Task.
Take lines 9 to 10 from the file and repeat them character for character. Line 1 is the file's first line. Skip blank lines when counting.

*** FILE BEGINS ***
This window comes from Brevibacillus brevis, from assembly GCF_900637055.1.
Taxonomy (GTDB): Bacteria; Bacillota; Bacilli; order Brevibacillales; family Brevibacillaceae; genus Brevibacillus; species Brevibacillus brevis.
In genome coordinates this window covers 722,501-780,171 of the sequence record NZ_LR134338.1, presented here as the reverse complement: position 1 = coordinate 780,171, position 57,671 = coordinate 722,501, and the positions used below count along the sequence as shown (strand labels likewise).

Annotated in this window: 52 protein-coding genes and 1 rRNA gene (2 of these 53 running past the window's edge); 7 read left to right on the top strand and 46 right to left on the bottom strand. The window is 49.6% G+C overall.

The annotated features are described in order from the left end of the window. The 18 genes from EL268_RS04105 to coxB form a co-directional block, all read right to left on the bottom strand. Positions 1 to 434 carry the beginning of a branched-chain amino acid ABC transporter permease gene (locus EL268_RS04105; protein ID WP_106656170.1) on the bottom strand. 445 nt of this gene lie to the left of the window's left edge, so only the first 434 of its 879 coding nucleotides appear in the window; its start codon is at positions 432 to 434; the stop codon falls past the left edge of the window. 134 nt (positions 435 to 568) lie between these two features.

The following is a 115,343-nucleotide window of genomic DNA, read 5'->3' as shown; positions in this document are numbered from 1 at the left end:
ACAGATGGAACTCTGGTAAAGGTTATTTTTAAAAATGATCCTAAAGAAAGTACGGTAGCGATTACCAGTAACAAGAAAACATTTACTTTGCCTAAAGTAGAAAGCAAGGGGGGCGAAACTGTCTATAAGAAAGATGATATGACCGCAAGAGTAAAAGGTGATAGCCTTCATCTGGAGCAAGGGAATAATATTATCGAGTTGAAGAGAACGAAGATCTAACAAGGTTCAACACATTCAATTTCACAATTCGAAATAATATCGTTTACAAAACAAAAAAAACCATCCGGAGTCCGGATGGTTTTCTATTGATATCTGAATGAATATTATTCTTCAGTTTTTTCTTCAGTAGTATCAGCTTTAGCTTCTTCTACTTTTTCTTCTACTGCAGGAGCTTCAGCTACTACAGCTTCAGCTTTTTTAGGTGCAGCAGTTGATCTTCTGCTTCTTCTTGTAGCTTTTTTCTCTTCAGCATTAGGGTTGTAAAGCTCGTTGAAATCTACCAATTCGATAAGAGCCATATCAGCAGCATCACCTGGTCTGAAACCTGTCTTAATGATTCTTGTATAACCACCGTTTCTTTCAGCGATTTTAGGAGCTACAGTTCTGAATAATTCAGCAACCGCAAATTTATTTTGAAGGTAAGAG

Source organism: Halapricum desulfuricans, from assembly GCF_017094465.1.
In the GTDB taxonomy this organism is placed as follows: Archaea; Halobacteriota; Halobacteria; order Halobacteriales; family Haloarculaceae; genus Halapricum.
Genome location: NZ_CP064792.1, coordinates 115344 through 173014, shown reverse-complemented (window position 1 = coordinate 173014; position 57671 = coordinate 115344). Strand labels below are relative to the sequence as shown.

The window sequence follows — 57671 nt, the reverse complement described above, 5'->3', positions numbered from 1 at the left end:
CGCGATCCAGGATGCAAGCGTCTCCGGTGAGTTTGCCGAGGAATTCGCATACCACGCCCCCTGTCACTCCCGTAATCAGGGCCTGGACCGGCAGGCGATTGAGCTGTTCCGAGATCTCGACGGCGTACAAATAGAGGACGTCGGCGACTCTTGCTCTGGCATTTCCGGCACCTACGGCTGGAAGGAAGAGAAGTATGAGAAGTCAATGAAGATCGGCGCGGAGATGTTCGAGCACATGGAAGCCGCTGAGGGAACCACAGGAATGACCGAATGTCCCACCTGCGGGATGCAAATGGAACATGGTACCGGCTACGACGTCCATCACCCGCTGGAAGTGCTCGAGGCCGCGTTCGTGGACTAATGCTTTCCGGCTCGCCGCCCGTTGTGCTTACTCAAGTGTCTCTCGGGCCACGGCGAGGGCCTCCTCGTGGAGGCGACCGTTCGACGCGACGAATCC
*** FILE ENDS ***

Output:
In the GTDB taxonomy this organism is placed as follows: Archaea; Halobacteriota; Halobacteria; order Halobacteriales; family Haloarculaceae; genus Halapricum.
Genome location: NZ_CP064792.1, coordinates 115344 through 173014, shown reverse-complemented (window position 1 = coordinate 173014; position 57671 = coordinate 115344). Strand labels below are relative to the sequence as shown.